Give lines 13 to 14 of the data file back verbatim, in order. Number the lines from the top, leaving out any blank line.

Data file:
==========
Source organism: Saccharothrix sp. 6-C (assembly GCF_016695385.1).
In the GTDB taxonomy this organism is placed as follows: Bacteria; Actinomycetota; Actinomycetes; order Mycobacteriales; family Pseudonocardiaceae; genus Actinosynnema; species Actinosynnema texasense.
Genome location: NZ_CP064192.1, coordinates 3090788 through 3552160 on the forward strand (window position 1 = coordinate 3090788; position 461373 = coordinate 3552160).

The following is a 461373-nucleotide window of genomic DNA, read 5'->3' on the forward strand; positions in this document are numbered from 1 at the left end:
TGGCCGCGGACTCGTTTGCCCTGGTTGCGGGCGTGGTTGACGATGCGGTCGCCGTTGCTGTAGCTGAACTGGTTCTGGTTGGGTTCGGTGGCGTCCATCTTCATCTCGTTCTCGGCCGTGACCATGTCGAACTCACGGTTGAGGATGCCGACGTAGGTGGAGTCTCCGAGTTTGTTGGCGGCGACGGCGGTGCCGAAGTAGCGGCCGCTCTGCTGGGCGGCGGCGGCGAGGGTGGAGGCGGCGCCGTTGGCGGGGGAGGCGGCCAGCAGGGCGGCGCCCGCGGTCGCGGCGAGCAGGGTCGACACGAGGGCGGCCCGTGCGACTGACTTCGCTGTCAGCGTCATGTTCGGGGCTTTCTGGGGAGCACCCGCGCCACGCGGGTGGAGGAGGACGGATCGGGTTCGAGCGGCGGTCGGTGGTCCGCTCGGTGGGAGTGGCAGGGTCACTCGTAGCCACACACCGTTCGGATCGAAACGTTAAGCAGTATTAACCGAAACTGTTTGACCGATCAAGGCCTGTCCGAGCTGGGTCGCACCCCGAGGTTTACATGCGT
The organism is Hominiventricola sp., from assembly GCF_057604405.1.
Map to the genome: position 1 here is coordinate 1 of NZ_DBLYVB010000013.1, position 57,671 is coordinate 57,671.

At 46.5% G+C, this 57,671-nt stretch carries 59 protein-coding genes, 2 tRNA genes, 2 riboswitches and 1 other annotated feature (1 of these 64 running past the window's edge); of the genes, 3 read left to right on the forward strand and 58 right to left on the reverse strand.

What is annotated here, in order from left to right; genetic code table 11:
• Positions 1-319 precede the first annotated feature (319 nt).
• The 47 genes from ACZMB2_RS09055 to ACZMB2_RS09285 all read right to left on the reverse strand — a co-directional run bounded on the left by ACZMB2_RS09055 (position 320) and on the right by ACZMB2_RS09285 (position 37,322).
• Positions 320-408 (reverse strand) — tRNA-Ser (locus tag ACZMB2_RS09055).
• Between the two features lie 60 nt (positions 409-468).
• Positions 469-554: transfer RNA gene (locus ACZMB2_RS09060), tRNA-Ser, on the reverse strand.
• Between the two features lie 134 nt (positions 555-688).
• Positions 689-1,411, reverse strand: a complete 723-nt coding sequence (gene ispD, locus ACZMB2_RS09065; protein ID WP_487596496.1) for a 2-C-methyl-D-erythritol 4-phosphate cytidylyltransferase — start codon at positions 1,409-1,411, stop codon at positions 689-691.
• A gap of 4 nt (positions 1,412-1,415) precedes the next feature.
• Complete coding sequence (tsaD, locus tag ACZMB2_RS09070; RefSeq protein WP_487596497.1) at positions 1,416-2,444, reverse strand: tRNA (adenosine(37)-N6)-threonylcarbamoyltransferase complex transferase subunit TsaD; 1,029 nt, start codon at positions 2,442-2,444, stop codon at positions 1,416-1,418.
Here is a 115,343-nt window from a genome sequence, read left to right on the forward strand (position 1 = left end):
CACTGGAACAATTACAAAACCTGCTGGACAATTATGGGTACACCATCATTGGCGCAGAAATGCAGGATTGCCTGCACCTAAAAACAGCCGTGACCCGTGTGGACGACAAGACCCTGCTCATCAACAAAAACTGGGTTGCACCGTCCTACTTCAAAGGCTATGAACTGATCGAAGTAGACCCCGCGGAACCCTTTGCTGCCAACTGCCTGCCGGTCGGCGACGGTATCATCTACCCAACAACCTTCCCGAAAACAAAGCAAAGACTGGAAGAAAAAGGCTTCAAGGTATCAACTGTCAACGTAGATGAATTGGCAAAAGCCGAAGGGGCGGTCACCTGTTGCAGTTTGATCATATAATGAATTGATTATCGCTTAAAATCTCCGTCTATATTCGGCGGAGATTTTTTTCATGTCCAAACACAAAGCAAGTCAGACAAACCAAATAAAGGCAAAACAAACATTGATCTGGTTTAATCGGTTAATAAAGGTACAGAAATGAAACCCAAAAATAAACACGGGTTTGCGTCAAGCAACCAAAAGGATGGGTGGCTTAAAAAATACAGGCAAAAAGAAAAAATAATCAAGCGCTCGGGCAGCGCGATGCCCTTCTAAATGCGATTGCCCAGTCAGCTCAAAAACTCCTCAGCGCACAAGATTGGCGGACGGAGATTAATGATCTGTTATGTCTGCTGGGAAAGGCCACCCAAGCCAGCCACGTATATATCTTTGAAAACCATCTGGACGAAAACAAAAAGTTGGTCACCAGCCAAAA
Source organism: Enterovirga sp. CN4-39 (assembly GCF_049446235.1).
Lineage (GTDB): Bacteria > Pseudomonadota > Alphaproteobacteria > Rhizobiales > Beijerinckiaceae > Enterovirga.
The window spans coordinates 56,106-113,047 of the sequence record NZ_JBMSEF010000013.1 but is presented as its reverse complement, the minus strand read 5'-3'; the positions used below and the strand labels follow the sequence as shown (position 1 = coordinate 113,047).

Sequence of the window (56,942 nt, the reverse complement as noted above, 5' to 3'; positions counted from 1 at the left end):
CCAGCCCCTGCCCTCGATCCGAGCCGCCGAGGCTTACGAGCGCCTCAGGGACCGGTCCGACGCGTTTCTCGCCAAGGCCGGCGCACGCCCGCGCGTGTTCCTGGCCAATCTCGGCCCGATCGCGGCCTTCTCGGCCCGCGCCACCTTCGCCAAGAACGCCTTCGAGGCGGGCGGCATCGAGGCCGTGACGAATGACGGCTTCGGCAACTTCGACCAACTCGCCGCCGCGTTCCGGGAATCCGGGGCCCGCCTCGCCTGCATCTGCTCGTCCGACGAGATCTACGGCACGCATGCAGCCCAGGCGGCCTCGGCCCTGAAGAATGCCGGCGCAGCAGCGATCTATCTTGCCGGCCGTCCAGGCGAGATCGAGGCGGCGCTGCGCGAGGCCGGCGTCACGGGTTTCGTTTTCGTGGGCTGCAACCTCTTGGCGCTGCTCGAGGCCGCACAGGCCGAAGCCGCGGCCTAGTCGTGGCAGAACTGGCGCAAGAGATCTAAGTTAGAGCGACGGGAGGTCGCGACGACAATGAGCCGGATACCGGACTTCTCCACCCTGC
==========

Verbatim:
• Between the two features lie 60 nt (positions 409-468).
• Positions 469-554: transfer RNA gene (locus ACZMB2_RS09060), tRNA-Ser, on the reverse strand.